The Garden Guide

Book: Fragments on the Theory and Practice of Landscape Gardening, 1816
Chapter: Fragment Xxvi. Extract From A Recent Report Of A Place Near The Capital.

Villa garden near London 2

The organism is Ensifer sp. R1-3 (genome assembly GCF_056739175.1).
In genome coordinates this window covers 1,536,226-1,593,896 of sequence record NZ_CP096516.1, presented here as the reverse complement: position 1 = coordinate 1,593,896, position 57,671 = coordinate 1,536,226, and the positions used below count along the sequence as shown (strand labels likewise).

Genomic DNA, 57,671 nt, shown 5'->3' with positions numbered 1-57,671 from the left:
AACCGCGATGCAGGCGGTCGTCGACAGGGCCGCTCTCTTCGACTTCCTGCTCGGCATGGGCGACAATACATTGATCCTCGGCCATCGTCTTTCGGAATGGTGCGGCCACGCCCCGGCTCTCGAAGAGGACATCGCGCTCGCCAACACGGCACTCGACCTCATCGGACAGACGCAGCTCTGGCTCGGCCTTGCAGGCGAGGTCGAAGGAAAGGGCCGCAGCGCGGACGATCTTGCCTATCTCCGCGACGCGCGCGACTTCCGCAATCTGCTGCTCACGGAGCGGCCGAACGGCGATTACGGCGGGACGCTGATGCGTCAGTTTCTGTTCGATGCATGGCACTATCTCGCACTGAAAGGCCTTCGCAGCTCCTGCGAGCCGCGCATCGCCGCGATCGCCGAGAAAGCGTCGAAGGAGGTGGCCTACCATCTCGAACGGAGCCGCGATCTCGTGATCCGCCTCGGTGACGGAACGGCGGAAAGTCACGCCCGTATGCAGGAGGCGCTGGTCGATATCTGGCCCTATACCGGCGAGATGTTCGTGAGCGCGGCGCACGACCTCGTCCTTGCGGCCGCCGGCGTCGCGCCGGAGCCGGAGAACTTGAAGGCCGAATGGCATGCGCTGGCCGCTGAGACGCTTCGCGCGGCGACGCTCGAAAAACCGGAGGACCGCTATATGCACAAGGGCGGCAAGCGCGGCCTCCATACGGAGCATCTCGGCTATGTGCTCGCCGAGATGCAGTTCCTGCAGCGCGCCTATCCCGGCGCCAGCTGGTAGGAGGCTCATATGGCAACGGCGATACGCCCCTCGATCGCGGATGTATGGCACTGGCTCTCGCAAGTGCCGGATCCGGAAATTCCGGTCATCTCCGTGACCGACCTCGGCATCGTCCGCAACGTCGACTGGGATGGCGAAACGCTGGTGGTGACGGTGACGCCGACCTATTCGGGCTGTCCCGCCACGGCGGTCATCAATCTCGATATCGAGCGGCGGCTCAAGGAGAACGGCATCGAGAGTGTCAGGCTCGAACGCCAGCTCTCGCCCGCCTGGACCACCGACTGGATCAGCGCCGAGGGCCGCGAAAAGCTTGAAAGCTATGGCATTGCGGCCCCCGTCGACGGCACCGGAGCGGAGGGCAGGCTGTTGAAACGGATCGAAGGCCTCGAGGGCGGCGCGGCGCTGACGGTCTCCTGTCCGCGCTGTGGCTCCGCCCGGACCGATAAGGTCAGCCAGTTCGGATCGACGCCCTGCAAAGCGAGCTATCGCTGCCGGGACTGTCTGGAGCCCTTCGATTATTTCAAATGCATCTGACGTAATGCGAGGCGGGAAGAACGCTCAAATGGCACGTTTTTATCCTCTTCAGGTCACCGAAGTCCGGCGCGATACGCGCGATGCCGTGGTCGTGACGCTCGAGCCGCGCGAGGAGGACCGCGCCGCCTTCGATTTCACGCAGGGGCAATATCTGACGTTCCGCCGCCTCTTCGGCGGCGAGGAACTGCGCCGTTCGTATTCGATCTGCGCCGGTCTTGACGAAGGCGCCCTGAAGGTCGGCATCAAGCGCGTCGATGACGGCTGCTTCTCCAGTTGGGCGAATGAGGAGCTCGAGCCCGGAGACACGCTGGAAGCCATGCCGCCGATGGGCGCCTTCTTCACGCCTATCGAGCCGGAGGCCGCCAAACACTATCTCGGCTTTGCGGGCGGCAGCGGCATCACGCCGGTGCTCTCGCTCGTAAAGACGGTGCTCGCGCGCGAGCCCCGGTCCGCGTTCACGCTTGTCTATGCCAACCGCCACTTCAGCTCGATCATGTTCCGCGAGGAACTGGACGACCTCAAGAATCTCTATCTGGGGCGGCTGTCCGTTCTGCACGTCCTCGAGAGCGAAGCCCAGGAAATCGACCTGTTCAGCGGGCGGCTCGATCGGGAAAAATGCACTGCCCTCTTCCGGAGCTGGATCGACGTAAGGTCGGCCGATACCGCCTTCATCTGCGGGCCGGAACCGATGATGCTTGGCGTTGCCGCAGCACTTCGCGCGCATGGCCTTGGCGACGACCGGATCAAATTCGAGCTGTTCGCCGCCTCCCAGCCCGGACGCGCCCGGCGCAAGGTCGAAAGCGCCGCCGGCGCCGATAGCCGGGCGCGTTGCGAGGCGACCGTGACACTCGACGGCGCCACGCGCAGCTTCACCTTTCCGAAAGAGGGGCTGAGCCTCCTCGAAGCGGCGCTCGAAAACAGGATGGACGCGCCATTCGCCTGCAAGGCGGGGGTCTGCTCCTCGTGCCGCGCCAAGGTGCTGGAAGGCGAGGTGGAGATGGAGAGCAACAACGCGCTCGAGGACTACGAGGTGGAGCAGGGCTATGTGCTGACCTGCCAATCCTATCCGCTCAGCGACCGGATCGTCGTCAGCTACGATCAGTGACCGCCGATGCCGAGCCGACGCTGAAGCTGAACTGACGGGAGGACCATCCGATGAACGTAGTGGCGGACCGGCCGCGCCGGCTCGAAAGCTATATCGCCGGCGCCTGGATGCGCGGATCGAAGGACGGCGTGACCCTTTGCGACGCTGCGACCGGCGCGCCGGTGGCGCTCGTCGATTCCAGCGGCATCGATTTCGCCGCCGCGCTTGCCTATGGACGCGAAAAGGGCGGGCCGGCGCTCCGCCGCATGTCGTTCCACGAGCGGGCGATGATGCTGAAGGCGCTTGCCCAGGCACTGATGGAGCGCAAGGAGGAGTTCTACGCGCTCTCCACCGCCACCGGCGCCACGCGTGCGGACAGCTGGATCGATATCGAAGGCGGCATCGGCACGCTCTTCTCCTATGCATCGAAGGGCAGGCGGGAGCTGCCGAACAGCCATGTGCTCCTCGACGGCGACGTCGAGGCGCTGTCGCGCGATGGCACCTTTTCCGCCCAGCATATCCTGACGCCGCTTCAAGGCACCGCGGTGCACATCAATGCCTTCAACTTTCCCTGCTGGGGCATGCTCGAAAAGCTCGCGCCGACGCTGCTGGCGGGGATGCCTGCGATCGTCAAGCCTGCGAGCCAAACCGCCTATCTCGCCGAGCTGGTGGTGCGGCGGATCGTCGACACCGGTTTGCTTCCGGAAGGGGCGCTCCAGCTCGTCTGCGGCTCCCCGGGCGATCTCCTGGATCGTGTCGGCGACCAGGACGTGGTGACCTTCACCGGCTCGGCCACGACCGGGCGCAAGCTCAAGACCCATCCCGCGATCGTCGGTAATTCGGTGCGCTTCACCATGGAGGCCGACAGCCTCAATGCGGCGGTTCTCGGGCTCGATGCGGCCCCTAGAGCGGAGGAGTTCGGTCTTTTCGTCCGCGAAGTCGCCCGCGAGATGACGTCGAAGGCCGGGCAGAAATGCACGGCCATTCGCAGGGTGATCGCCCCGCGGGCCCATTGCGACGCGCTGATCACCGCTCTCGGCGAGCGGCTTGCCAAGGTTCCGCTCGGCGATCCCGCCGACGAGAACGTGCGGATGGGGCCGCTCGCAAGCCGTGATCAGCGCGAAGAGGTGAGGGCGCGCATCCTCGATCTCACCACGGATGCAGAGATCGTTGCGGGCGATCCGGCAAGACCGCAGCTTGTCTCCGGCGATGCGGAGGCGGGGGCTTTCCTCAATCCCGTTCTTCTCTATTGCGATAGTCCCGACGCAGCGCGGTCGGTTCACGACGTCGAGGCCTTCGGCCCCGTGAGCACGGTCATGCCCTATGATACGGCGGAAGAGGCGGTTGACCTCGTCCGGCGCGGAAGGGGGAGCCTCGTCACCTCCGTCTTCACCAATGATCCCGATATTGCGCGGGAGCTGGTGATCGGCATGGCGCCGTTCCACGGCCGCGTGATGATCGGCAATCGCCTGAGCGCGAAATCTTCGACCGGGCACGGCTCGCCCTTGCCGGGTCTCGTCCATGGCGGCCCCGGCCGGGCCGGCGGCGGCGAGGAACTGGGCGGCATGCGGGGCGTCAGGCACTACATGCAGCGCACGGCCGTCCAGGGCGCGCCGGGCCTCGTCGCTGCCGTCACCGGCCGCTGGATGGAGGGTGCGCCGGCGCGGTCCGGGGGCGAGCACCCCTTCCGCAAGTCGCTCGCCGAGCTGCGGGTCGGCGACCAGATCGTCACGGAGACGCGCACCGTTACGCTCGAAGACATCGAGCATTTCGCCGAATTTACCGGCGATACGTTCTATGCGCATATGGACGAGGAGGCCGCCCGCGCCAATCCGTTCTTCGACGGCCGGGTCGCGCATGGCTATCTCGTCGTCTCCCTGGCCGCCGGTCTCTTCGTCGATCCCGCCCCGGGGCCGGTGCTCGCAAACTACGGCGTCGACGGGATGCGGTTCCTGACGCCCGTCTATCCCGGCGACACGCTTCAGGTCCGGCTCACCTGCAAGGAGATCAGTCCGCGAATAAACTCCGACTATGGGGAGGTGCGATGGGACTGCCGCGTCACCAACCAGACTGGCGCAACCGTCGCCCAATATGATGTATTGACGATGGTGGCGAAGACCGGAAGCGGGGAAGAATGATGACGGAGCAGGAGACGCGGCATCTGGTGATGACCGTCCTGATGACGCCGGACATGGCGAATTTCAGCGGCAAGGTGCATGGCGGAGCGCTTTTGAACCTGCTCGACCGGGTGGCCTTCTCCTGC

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INTRODUCTION. CONCERNING THE STYLE AND CHARACTER OF * * * * **. If the fashion of gardens could be altered with the same ease as the fashion of dress, or furniture, it would be of less consequence how often it was varied, or by what caprice or whim it was dictated; but the original plan of this place must ever be strongly traced in many parts, though a century has elapsed; and it is impossible to be quite obliterated, in conformity with more modern styles. It is, therefore, an object worthy of consideration, whether the original, or the more recent style, be advisable; and how far both may be admitted, without the incongruous mixture of two things so opposite that they cannot be blended in one rational plan. I shall call the ancient style of gardens that of Versailles, as introduced into this country by Le Notre, in the beginning of the last century; and the modern style, that called English, as invented by Brown, and practised in England during the latter half of the last century.